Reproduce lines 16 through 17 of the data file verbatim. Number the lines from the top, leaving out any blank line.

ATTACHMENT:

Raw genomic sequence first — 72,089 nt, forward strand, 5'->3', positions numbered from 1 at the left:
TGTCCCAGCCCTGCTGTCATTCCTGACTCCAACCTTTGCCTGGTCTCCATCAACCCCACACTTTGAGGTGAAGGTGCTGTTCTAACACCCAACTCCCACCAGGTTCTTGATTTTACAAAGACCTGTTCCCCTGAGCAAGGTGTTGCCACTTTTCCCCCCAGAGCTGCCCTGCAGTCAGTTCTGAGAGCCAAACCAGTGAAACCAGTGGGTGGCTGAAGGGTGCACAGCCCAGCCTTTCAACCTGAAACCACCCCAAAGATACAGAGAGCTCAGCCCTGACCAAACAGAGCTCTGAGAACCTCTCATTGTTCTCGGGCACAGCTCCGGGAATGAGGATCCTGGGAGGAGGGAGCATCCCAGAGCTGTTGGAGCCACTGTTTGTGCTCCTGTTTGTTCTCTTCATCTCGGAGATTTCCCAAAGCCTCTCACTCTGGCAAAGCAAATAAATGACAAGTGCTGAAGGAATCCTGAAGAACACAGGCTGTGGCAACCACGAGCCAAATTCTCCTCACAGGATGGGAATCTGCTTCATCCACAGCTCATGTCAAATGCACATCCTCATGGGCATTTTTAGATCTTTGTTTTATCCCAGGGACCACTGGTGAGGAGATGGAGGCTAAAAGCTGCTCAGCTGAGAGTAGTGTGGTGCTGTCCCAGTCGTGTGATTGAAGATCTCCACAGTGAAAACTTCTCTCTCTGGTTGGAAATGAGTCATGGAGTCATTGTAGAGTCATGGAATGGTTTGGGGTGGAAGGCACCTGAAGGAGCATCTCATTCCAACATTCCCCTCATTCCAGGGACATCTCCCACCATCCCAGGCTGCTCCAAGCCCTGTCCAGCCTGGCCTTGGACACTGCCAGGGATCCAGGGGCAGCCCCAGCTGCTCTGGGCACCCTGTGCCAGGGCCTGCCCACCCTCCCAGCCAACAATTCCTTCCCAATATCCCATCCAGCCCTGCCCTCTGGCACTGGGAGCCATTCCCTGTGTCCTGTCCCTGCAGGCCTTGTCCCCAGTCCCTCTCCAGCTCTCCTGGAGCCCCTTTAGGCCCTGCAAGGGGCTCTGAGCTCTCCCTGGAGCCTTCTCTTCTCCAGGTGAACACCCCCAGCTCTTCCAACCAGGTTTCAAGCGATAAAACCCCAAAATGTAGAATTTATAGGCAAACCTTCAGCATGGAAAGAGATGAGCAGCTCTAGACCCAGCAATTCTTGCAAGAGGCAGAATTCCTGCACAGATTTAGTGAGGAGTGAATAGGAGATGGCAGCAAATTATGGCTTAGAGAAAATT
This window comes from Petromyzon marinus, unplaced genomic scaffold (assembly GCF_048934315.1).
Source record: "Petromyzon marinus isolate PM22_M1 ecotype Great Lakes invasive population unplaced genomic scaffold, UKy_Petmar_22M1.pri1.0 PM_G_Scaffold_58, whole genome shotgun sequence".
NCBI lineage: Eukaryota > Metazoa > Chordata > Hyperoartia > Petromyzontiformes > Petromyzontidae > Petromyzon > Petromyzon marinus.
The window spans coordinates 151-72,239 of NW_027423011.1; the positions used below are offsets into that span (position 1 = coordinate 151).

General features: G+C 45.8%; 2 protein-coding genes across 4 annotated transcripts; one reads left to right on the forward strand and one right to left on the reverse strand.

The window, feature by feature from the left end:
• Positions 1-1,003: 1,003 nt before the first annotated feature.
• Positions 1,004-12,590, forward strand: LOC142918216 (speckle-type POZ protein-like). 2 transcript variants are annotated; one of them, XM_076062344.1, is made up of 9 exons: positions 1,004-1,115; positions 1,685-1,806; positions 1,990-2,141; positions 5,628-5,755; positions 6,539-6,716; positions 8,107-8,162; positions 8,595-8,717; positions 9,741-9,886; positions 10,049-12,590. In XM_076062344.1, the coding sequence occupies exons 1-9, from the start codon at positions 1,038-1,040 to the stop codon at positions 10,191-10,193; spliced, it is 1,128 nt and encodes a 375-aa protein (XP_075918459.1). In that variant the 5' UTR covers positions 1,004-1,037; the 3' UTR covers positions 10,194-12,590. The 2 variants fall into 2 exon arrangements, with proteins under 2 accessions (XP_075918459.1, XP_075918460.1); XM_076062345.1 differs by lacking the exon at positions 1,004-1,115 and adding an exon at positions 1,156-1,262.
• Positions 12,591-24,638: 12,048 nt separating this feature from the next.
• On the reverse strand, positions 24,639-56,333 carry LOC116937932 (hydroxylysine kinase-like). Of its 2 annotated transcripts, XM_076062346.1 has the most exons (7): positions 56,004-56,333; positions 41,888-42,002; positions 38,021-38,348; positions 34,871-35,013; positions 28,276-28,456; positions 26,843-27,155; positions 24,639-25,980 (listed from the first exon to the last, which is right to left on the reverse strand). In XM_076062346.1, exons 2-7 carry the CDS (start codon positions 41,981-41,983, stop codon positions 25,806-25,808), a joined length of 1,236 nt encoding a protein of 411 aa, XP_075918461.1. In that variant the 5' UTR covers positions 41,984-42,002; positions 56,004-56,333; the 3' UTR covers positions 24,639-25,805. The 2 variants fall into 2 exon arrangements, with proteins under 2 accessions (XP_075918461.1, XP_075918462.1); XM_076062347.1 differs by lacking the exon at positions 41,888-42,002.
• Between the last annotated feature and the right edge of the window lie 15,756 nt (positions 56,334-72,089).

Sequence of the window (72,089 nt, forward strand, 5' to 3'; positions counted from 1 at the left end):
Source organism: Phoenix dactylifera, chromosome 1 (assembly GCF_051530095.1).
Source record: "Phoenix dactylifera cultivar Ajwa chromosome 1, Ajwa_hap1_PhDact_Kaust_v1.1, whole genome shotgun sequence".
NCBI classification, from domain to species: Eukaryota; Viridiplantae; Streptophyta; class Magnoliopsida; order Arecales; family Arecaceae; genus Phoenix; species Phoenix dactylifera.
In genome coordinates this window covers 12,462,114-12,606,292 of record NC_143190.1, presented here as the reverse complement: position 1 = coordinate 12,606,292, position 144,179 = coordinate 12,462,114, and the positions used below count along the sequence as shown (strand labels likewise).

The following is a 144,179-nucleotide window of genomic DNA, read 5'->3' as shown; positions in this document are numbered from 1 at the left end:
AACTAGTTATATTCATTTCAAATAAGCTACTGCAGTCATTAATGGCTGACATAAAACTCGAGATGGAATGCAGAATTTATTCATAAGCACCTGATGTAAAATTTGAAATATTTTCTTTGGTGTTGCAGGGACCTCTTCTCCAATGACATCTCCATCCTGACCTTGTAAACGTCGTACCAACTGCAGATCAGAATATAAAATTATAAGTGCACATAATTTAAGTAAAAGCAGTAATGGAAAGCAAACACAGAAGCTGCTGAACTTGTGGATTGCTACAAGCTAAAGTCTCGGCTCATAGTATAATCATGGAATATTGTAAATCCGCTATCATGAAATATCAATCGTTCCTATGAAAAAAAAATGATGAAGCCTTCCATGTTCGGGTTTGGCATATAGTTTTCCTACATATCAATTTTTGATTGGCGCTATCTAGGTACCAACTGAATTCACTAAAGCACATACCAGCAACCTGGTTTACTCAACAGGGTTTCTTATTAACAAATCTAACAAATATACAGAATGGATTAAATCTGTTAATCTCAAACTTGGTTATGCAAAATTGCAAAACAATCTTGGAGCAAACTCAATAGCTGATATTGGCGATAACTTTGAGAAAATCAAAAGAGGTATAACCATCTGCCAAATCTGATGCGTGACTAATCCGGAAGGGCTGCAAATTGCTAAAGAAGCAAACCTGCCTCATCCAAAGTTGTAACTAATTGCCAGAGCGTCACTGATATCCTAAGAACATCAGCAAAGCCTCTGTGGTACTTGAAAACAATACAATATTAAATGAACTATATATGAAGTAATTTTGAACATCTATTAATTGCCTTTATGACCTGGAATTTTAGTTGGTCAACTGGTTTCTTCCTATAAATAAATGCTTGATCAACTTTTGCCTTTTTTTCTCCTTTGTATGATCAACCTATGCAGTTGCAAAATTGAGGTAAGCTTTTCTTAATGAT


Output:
Source record: "Phoenix dactylifera cultivar Ajwa chromosome 1, Ajwa_hap1_PhDact_Kaust_v1.1, whole genome shotgun sequence".
NCBI classification, from domain to species: Eukaryota; Viridiplantae; Streptophyta; class Magnoliopsida; order Arecales; family Arecaceae; genus Phoenix; species Phoenix dactylifera.